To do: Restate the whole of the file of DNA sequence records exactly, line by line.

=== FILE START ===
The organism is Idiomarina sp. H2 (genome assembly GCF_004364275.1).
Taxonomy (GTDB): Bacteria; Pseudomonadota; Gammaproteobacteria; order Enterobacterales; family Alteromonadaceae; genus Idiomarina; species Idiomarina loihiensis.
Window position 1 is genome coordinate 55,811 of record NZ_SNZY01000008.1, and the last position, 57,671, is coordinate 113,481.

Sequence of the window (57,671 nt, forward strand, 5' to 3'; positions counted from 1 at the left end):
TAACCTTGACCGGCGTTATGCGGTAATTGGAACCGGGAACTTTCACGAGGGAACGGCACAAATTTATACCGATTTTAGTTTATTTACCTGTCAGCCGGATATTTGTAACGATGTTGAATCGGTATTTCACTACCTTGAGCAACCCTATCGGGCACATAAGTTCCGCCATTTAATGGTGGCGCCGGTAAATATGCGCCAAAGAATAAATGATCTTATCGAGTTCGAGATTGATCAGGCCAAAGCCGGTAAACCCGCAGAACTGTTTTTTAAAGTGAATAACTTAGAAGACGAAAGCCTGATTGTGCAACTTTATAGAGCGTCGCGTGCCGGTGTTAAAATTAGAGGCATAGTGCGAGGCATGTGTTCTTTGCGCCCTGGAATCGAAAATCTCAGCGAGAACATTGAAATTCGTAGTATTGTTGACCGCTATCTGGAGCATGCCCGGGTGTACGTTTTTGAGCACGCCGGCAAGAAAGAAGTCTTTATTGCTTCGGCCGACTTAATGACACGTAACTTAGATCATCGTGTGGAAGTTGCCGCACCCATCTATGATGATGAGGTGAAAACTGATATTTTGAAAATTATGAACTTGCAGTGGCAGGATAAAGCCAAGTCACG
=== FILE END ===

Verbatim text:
The organism is Idiomarina sp. H2 (genome assembly GCF_004364275.1).
Taxonomy (GTDB): Bacteria; Pseudomonadota; Gammaproteobacteria; order Enterobacterales; family Alteromonadaceae; genus Idiomarina; species Idiomarina loihiensis.
Window position 1 is genome coordinate 55,811 of record NZ_SNZY01000008.1, and the last position, 57,671, is coordinate 113,481.

Sequence of the window (57,671 nt, forward strand, 5' to 3'; positions counted from 1 at the left end):
TAACCTTGACCGGCGTTATGCGGTAATTGGAACCGGGAACTTTCACGAGGGAACGGCACAAATTTATACCGATTTTAGTTTATTTACCTGTCAGCCGGATATTTGTAACGATGTTGAATCGGTATTTCACTACCTTGAGCAACCCTATCGGGCACATAAGTTCCGCCATTTAATGGTGGCGCCGGTAAATATGCGCCAAAGAATAAATGATCTTATCGAGTTCGAGATTGATCAGGCCAAAGCCGGTAAACCCGCAGAACTGTTTTTTAAAGTGAATAACTTAGAAGACGAAAGCCTGATTGTGCAACTTTATAGAGCGTCGCGTGCCGGTGTTAAAATTAGAGGCATAGTGCGAGGCATGTGTTCTTTGCGCCCTGGAATCGAAAATCTCAGCGAGAACATTGAAATTCGTAGTATTGTTGACCGCTATCTGGAGCATGCCCGGGTGTACGTTTTTGAGCACGCCGGCAAGAAAGAAGTCTTTATTGCTTCGGCCGACTTAATGACACGTAACTTAGATCATCGTGTGGAAGTTGCCGCACCCATCTATGATGATGAGGTGAAAACTGATATTTTGAAAATTATGAACTTGCAGTGGCAGGATAAAGCCAAGTCACG